Of utmost importance to us few environmentalists in attendance was the issue of herbicide spraying for exotic weed control. Although FWC says that spraying the weeds is the cheapest means of control (vs. harvesting, chopping, dredging, etc.), we know the harm in herbicide spraying, especially the harm to the aquifer.
My speech regarding the causeway was immediately poo-pooed by the state representatives. “We will discuss the issue with Task Force” (which is made up of the bosses of all these mostly-dedicated workers). Of course, the report back is that the Task Force thought it is a bad idea. That’s it!
So we came to the 6th and “Final” gathering where they, once again, reiterated the fact that they would continue to use herbicides “as needed”. Later that meeting they sent instructions to each “stakeholder” to send in comments on the “Final” Plan, along with attachments of the Final Habitat Management Plan”. The attachments were PDF files that a person with 3.0 magnifying reading glasses couldn’t read. One of my comments (first) was that nobody could read the stakeholders’ comments. The few I could read with my 3.o readers were extremely critical of the herbicide program proposed, which I stated in my comments. So far, no reply from the Orange Lake Habitat Management folks at FWC. Stay tuned.
Recent Gainesville Election Makes a Difference
Elections have consequences, and one big consequence of the recent Gainesville City Commission election is rejection of the Blues Creek Unit 5 Development proposal which would have run sewer lines through a 90-acre conservation area and under Blues Creek.
The reason the Commission, led by newly-elected Commissioner Adrian Hayes-Santos and Mayor Lauren Poe, rejected the developer’s proposal was not specifically related to our concerns but rather to the road extension which did not meet requirements of the City’s Comprehensive Plan. The developer can come back with an alternative plan but, given the constraints of the parcel, this may force the elimination of the utility lines through the conservation area and reduce the number of houses to be built in the part closest to the creek. In any case, the City’s rejection has allowed us more time to organize to protect Blues Creek and the surrounding sensitive areas.
As a new commissioner, Hayes-Santos displayed a remarkable depth of understanding of the City’s Comprehensive Plan and made articulate arguments for upholding it in this case. Mayor Poe made additional points in support of the Comprehensive Plan and, between the two of them, were able to convince Commissioners Harvey Budd and Helen Warren to vote against the development proposal.
Had the vote taken place one month earlier, the outcome would have been very different. While the fight is not over, it is nice to know that we once again have a majority of smart, pro-active, pro-environment representatives on the City Commission.
Stand by Our Plan
Whitey Markle and the Swamprooters treated guests to folk music as they walked into the Stand By Our Plan Rally and Picnic held at Marshall Irby’s farm on Sunday, May 22. Friends chatted as they waited in line for burgers and Wahoo, provided by The Real Meal, and took seats among the pecan trees that swayed in the light breeze of one of the last spring days of the year.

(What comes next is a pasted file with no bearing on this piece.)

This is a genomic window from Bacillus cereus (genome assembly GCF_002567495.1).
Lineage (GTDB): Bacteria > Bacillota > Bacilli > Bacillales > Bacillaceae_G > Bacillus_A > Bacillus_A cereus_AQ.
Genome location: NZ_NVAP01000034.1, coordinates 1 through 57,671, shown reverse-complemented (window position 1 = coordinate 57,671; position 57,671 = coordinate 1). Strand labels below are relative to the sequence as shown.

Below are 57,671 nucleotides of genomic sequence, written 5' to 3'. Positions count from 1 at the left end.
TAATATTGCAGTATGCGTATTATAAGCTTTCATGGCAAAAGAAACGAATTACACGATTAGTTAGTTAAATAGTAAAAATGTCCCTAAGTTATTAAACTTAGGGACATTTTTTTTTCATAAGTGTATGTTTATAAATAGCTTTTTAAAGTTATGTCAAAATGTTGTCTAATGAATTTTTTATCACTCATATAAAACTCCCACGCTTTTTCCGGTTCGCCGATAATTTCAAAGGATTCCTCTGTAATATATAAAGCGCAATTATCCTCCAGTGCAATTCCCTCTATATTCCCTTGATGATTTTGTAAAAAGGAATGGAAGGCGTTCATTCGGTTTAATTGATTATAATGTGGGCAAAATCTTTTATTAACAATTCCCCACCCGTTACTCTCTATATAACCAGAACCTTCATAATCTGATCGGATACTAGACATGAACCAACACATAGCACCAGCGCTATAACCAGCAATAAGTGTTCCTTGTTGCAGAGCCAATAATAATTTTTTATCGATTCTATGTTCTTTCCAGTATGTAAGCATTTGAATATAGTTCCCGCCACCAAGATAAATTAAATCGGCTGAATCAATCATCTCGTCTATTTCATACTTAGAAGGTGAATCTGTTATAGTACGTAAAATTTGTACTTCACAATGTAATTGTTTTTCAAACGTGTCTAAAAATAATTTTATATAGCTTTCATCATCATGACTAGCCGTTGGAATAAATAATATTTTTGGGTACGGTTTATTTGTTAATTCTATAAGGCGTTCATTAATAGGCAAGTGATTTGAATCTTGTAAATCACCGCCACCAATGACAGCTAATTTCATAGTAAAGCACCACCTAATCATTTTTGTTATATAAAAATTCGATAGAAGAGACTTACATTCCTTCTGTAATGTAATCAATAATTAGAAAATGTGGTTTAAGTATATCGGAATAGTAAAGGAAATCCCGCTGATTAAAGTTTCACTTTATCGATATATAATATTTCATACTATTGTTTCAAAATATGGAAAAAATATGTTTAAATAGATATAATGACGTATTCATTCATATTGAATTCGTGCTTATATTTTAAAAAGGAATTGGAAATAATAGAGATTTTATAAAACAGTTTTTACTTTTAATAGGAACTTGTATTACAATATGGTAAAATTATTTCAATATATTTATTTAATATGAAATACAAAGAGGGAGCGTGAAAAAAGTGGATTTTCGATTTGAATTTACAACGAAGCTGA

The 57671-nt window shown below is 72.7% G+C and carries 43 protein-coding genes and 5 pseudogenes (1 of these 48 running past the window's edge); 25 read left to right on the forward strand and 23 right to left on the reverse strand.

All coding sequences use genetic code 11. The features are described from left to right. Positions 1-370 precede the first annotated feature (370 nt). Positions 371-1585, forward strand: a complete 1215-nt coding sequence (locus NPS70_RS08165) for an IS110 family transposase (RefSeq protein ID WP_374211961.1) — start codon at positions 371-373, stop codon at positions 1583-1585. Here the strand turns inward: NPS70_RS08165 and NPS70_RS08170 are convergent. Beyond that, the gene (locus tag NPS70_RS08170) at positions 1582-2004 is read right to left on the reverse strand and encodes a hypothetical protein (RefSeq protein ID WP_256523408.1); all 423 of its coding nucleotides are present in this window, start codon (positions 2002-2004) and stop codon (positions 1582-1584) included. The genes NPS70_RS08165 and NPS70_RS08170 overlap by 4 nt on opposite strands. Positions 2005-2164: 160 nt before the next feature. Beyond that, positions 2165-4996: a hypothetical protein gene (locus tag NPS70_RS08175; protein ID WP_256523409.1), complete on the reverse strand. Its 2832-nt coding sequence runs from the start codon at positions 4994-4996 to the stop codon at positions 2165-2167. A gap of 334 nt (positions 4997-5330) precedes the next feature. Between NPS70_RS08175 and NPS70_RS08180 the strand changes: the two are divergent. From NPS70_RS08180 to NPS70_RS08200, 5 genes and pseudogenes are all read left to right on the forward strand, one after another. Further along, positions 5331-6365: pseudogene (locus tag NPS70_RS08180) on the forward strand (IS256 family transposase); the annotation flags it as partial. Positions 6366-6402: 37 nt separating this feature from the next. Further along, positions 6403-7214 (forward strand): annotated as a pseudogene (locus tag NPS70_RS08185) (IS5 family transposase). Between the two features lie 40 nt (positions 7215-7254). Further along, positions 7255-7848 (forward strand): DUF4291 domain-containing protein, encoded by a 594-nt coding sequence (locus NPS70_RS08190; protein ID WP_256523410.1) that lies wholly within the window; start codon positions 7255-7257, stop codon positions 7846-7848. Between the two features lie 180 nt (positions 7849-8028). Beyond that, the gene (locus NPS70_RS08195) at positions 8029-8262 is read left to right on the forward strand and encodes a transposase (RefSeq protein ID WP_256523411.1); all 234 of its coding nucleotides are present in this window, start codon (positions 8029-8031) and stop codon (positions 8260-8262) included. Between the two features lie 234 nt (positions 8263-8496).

By Kyle Giest
Eighteen minutes by car and 13 miles from Southern Charm Kitchen, Irby's farm is a quite a trek from the city. The farm, surrounded by forest off of County Rd 234, is essentially 'ground-zero' for Plum Creek's plan.
It was just a handful of long-time Alachua County residents, involved in Suwannee - St. Johns Group/Sierra Club, who discussed Plum Creek Timber Corporation’s real-estate development proposal in December 2013. Stand By Our Plan (SBOP) emerged from their discussion to combat Plum Creek’s marketing scheme of a “community vision” for the future. Since that meeting over two and a half years ago, SBOP has turned the Plum Creek plan - a plan that would bust the county’s critical urban growth boundary and fill hundreds of acres of wetlands - into a hotbed political issue in Alachua County.
In March of this year, the citizens of Alachua County pulled off an improbable victory in round two with Plum Creek, when the county commission, in a 3-2 vote, denied Plum Creek’s proposal for development rights to 5000+ acres of its rural timberlands in the eastern half of the county.
The afternoon picnic launched the lead up to the next face-off with Plum Creek. Long-time activists from the Alachua County community and many rural residents from “ground zero” enjoyed the food as Scott Camil approached the microphone.
Camil, the long-time Gainesville political activist (who just turned 70) and lead coordinator for Stand By Our Plan, introduced the speakers to the mixed group of nearly 150. Camil explained the realities of the Alachua County citizens’ fight with this Washington-based, billion dollar corporation. His message was clear: the hard work put in by numerous citizens over the past two years has blocked Plum Creek's corporate astroturfing campaign thus far, but it is not over. The next round of the Plum Creek battle won’t be in the hands of the county commissioners, but with Alachua County citizens voting at the ballot box.
"All Plum Creek has to do is win one of those seats," Scott explained, referring to Commissioner Byerly's and Hutchinson's county commission positions, "and all our hard work will be for nothing. We have to win every time. They only have to win once and we lose our quality of life. We lose our wetlands." According to recently released Chamber of Commerce documents, Plum Creek might even have a new weapon in the form of a PAC at its disposal now to influence elections.
County Commissioner Mike Byerly, the public official whose goal since the formation of Stand By Our Plan has been to fairly inform the citizens about Plum Creek’s development proposal, spoke next.